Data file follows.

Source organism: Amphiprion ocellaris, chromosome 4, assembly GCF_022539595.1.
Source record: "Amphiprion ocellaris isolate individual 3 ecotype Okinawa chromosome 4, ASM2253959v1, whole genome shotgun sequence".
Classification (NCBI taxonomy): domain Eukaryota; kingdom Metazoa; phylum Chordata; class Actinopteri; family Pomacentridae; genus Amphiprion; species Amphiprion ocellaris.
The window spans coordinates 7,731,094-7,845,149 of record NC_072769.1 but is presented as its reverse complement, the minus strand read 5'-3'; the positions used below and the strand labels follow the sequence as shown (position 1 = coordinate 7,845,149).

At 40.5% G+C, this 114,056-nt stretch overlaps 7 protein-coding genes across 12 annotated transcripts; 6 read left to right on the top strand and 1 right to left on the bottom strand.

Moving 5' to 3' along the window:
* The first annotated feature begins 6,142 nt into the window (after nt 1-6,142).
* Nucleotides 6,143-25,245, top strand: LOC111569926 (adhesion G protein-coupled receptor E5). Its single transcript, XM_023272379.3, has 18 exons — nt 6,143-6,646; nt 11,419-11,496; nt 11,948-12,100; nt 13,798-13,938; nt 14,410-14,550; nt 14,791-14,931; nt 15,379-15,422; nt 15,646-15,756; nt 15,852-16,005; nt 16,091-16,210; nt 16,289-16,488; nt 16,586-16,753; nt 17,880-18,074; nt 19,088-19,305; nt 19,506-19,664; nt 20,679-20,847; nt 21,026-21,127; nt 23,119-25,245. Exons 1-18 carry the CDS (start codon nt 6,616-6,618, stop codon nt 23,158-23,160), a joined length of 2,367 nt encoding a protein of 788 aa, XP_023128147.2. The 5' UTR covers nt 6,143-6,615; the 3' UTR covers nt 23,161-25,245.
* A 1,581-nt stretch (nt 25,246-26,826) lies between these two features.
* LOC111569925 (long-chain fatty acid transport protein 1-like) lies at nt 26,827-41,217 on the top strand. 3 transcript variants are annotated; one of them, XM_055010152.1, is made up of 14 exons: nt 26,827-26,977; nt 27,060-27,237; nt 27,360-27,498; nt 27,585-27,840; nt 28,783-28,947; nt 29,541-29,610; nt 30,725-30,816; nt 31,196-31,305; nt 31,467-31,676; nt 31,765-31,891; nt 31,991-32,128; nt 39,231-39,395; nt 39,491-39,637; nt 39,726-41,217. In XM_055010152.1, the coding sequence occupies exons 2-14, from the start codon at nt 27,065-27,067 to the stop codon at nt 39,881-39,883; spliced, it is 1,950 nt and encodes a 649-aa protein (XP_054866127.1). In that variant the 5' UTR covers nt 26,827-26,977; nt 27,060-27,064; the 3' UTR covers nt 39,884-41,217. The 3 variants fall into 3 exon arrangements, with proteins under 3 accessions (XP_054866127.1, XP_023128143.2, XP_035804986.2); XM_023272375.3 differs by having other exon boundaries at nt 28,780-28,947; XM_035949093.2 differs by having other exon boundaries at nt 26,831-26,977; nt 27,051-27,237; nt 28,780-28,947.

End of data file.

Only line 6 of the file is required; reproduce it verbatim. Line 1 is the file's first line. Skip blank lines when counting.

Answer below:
Moving 5' to 3' along the window: